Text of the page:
Kevin Durant is leaving the Oklahoma City Thunder when his contract expires.
This is what Charles Barkley believes. The TNT analyst exclaimed this opinion prior to Game 6 of Oklahoma City’s first round series versus Memphis. It’s not a belief that Barkley holds sole ownership of. The national superiority complex clashes again with the local inferiority complex. In the eyes of some pundits, Durant is Julia Roberts and Oklahoma City is Lyle Lovett. Other teams lurk like predators, ready to pounce when the time is right and attempt to rip Durant away from the Thunder’s grasp. It’s a nightmare scenario that jolts Thunder fans awake from a dead sleep.
(OK, it jolts me awake from a dead sleep. I shouldn’t speak for the rest of you.)
What if Durant silenced that chatter by signing an extension with the Thunder? Like, this summer?
It’s a possibility. Durant is eligible for an extension this summer. However, it may not be in his best interests to do so.
To recap, Durant signed a 5-year extension with the Thunder that went into effect after the 2010-11 season. Durant’s contract famously does not include the ability to opt out early, therefore he is under contact through June 30, 2016. Per the Collective Bargaining Agreement between the owners and players, an extended contract can be extended again three years after the original extension was signed. Since it’s been at least three years since his last extension, Durant could ink another extension with Oklahoma City after July 1 of this year.
Someone get Sam Presti some paper, a pen and solid surface, posthaste!
But of course, there is a catch. While Durant could sign an extension this summer, it could only be for up to two additional seasons. Factoring in the NBA’s maximum salaries, such a hypothetical two-year extension could be worth a shade under $45 million. And while that kind of money isn’t exactly a pittance, it’s kind of an underwhelming offer for the league’s reigning MVP, a 25-year old star with at least a decade of play ahead of him. By comparison, Kobe Bryant signed a similar 2-year extension with the Lakers in November. However, that contract will be Bryant’s last in the NBA and is widely viewed as a salary cap-crushing gift to the aging superstar.
As explained by Larry Coon in his Salary Cap FAQ, “Veteran extensions are limited to four seasons, including the seasons remaining on the current contract”. Similarly, if Durant declined an extension this summer he would be eligible for a 3-year extension worth almost $70 million after next season. But if Durant declined all extension offers and became a free agent after the 2015-16 season, he could sign a 5-year contract with the Thunder (as opposed to a 4-year contract with any other team). This is a puzzling quirk in the new CBA: veteran stars like Durant in the prime of their careers have to hit the free agent market in order to get the longest contract and maximize their earnings. Teams aren’t in a good position to proactively lock up their star players unless they are coming off of rookie scale contracts.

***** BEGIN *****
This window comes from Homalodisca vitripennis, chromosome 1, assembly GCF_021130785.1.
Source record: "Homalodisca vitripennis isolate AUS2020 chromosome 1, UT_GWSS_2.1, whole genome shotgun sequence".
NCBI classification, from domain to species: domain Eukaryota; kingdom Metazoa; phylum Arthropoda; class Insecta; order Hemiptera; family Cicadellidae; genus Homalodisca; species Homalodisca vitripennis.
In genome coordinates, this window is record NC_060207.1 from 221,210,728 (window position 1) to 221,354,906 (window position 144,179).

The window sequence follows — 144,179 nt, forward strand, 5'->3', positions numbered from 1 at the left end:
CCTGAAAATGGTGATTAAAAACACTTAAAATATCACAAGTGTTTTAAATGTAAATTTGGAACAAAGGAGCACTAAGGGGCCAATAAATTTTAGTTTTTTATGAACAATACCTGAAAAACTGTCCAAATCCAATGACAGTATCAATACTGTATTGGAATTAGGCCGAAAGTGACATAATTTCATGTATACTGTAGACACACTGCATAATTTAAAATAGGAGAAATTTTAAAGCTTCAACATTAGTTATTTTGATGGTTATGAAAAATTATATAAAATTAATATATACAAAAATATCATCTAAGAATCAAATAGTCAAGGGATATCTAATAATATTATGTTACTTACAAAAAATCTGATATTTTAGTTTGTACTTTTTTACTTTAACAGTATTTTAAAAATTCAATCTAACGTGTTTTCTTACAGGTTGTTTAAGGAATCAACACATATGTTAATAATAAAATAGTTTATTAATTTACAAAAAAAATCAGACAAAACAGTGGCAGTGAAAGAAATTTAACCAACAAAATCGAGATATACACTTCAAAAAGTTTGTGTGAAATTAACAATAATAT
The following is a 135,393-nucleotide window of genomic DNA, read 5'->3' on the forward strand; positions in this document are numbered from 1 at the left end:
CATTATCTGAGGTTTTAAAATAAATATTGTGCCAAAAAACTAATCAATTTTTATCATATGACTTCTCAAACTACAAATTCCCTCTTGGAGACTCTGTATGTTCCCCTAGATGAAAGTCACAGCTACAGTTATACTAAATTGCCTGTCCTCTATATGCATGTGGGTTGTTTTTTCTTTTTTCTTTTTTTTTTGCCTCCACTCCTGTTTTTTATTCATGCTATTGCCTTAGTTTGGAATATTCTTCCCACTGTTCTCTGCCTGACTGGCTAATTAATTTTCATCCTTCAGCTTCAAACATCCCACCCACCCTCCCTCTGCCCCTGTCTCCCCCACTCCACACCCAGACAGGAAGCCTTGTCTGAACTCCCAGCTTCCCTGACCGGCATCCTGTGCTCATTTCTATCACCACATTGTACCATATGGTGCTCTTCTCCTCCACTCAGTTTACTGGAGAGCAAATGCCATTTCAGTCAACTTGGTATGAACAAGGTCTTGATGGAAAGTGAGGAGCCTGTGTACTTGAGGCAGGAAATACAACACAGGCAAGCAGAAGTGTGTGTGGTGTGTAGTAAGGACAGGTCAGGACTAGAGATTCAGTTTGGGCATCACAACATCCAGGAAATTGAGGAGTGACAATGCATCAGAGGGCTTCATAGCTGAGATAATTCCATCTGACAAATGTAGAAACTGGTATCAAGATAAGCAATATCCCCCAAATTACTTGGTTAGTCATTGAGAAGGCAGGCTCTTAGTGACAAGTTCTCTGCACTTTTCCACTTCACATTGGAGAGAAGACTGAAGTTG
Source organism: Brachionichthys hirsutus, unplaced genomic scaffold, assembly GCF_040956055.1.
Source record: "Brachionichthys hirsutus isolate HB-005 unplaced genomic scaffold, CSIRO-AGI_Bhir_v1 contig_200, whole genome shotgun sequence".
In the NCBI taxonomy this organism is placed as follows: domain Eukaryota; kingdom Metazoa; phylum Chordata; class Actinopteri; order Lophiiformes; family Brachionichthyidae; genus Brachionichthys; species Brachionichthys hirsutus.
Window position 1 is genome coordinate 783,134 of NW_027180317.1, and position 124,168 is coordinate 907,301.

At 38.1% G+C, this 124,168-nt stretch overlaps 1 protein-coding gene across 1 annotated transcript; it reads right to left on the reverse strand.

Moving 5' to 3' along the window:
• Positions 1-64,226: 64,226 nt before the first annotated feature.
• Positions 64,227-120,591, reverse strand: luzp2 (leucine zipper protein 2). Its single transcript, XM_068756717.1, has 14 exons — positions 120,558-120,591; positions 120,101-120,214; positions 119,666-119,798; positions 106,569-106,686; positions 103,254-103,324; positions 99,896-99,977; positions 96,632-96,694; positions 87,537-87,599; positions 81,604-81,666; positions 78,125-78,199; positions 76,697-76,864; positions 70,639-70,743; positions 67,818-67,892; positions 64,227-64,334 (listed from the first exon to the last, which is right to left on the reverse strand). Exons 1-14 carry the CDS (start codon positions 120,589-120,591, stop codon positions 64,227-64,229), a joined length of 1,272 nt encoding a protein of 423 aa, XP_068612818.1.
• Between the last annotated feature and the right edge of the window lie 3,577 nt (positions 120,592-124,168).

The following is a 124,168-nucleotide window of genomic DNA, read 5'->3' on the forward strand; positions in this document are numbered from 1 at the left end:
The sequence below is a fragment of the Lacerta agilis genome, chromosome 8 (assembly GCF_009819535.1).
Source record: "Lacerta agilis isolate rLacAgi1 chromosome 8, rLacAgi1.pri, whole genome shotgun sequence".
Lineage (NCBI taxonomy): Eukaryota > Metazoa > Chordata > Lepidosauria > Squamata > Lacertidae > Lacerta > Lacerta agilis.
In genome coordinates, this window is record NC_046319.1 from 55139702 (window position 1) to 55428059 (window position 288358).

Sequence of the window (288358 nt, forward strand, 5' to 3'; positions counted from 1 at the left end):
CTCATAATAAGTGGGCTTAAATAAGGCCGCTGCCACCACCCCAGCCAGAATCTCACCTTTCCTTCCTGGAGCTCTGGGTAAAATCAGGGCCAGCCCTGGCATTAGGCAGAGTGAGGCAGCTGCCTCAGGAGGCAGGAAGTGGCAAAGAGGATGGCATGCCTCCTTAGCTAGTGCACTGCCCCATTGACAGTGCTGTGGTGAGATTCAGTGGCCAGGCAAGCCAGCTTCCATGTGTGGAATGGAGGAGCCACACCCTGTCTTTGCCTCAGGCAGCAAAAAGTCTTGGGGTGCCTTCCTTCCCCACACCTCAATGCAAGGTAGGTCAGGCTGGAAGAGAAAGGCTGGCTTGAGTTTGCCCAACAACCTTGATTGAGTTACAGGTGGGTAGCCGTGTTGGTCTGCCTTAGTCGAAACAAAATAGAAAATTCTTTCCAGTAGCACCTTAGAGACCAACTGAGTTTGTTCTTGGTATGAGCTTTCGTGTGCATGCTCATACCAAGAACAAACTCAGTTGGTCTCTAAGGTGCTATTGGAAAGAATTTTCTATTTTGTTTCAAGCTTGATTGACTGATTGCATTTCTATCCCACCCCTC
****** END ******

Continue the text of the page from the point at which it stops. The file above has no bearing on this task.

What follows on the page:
In theory, Durant could sign an extension this summer and extend again in another three years, and every three years after that until existence ends. But the current Collective Bargaining Agreement can be terminated after the 2016-17 season. The current rules could change moderately or radically under a new agreement. But the most significant factor is that Durant would likely sell himself quite short by signing an extension. The first year of Durant’s hypothetical extension would be worth “only” $21,670,519. If he waits until his contract expires, he could be eligible for a much higher maximum salary in that same year. That’s because the NBA’s national TV contracts also expire in 2016. Some predict the new deals will increase by at least 50 percent, and perhaps even double in value. The national TV contracts greatly impact Basketball Related Income, which is a key variable in determining the salary cap and maximum salaries.
Durant could also decide to take less than he’s eligible to receive. Given his humble nature and appreciation of his teammates, this would not come as a total shock. But there would be no shame if he did decide to collect every last dollar that he and his fellow NBA players bargained for.
It’s a virtual lock that the two sides will at least discuss the possibility of an extension this summer. But if it doesn’t happen, it’s not necessarily a sign of an exit strategy.
Jon Hamm is a NewsOK contributor, a life-long Oklahoma resident and contributor to www.dailythunder.com.
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